James Bay interview: 'As a solo artist with a guitar, I can only write so many weepie little bedroom songs'

Can the Brit award winner prove that he's not yet another middle-of-the-road, boring boy with a guitar?

James Bay might have won the Brits Critics’ Choice award, given to him a few weeks in advance of the televised event held at London’s O2 Arena last month, but he knows that the Brits show was far from being his party.

Speaking over lunch in Mayfair, the singer-songwriter from Hertfordshire professes ongoing bewilderment after triumphing in the next-big-thing category.

“The people awarded on the Brits, they’ve done a lot, and put a lot more legwork in than I have. But it’s nice to be recognised. It’s nice to even be invited. I don’t really know what it is or means, or how  to feel, just being plonked in a space with all these other successful people. There seems to be some complex in the media that just enjoys looking at that. Not animals in a zoo… but maybe close to it.

“But I’m hugely appreciative of the recognition. But then I’ll go away and work on how great my live set is gonna be. I’ve got stuff to prove. That’s the crazy thing about the Critics’ Choice Award,” he nods. “You get it before you’ve really done much.”

 

It might seem that way. And it might seem that winning the award is a munificent anointing of a favoured son (or daughter) by a self-congratulatory UK music-industry cabal – a notion underlined by the view from some quarters that Bay is a middle-of-the-road, boring boy-with-guitar (another one). But, on the one hand, last year’s winner was Sam Smith: subsequently a million-selling album artist on both sides of the Atlantic and, earlier this month, the bagger of four Grammys.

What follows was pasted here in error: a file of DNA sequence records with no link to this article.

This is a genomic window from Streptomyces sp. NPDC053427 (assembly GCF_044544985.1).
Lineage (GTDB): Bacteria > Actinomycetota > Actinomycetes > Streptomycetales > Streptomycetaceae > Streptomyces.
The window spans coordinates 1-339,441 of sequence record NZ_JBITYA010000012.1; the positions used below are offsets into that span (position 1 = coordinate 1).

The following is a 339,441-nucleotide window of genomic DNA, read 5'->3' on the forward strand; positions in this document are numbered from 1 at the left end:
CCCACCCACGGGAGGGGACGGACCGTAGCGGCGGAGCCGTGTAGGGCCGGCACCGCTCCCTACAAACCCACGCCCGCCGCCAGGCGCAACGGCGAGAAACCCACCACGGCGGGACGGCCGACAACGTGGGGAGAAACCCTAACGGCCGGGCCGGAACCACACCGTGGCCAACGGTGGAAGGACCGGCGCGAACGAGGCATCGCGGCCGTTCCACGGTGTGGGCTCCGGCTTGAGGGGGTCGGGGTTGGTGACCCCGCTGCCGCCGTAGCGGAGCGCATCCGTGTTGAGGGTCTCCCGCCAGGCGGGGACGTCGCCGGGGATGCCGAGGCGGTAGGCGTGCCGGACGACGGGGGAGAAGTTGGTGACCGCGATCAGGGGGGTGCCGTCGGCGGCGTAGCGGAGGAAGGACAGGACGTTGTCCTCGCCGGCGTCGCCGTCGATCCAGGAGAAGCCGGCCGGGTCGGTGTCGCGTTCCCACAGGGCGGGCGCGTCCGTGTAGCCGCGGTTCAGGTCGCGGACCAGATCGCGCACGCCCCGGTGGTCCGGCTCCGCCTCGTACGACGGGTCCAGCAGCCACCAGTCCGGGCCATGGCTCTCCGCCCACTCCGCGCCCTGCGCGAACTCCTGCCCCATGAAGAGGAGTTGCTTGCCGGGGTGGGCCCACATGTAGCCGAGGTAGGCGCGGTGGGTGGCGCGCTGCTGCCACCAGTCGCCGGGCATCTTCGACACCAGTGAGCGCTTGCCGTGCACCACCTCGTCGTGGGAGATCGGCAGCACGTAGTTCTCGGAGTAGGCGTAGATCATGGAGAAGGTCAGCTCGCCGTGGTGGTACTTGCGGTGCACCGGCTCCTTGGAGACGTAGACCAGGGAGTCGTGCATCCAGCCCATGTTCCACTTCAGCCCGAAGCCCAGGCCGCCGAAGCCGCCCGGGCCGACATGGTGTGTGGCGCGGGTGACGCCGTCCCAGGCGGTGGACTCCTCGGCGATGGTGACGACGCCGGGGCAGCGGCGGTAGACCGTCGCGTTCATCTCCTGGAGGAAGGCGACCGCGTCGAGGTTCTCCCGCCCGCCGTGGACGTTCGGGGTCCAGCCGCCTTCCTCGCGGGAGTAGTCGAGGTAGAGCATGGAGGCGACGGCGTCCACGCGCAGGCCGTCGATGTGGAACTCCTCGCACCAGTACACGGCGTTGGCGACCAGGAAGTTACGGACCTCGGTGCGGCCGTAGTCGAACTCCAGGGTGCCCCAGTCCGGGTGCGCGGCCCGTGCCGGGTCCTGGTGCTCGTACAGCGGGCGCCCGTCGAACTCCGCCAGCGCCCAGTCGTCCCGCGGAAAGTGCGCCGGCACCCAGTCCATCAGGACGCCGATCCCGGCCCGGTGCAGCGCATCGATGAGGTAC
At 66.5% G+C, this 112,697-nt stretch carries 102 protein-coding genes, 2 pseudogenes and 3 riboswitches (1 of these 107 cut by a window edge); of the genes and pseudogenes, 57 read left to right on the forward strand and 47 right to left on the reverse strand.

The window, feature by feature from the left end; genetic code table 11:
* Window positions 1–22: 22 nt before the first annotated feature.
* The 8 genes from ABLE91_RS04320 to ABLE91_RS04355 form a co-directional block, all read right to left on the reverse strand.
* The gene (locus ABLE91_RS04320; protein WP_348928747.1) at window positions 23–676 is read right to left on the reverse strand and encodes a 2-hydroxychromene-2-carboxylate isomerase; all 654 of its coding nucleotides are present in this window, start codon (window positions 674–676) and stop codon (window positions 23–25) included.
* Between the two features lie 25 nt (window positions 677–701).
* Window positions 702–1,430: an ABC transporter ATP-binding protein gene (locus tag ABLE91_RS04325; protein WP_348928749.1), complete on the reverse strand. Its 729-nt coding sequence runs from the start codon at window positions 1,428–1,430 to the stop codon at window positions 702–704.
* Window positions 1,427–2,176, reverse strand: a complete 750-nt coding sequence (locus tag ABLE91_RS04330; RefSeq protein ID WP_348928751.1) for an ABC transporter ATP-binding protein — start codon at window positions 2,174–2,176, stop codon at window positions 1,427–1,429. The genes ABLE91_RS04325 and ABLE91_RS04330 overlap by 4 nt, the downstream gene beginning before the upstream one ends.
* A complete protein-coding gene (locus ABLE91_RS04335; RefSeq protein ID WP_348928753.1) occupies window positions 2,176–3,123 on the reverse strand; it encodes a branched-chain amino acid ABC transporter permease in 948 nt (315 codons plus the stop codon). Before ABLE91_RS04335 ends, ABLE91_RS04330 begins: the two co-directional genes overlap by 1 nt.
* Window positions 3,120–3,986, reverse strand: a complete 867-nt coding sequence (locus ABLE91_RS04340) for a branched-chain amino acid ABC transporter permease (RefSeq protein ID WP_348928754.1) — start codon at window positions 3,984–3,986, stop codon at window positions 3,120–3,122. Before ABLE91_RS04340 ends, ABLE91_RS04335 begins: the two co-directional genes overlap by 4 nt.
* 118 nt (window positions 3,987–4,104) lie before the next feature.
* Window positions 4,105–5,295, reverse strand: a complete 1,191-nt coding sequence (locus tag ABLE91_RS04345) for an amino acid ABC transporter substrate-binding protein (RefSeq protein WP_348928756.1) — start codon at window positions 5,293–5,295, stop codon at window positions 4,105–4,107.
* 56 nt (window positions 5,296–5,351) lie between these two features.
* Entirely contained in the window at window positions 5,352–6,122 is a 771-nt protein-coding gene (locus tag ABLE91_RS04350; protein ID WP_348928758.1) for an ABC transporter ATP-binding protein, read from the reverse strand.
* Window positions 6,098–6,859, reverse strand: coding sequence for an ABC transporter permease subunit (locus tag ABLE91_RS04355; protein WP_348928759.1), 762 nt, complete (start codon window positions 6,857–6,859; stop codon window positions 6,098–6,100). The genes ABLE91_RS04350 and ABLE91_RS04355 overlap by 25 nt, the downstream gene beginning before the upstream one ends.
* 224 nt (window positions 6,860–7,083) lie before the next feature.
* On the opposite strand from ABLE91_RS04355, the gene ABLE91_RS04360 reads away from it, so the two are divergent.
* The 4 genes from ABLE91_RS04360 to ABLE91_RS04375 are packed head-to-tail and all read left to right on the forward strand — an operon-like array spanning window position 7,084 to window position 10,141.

And, on the other, this hat-wearing troubadour has both put in the hard work and earned the approval of real people, too. At the age of 11, Bay retrieved his family’s battered and forgotten – and only five-stringed – guitar from a cupboard. His parents (his dad a wine merchant, mum a former fashion illustrator who now works in a dress shop) were encouraging, but only mildly so.

He dived into the family record collection – Eric Clapton, The Stones, Motown, Michael Jackson, Bruce Springsteen – and spent his teens either shut in his room every weekend, learning to copy the greats, or playing around Hitchin with his brother. When he was 19 he forswore a place at art school to move to Brighton, to study at music college and cut his teeth on the town’s busy singer-songwriter circuit.

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Hat-wearing troubadour James Bay says he now has to prove himself (EPA)

So far, so grafting. Then, a breakthrough. A punter in a north London pub filmed Bay’s set, and the resulting YouTube clip of his gentle ballad “Move Together” was spotted by the New York offices of record label Universal Republic.

“It’s ridiculous in a way,” the tall, lean and thoughtful 24-year-old concedes. “It’s a mad story. But it’s such a cool set of images as I think back through that journey: me, in the window of a dark pub, London buses going past behind me, that going up on YouTube, then, f**k, I’m in New York City! And six weeks later we’d done the deal. It’s mental. It’s hard not to make it sound cheesy.”

Bay kept putting in the hours and the effort. In 2013 he spent two months as second support to the American singer ZZ Ward in the US. In 2014 he supported Hozier on another American tour. He released two EPs and performed at a Burberry fashion show. Then, on 16 September last year, James Bay was a last-minute stand-in for Lana Del Rey on Fearne Cotton’s Live Lounge on Radio 1. The listeners tweeted in a burst of impressed responses to Bay’s skeletal and lachrymose blues number “Let It Go”. Cotton, true to form, could barely contain herself.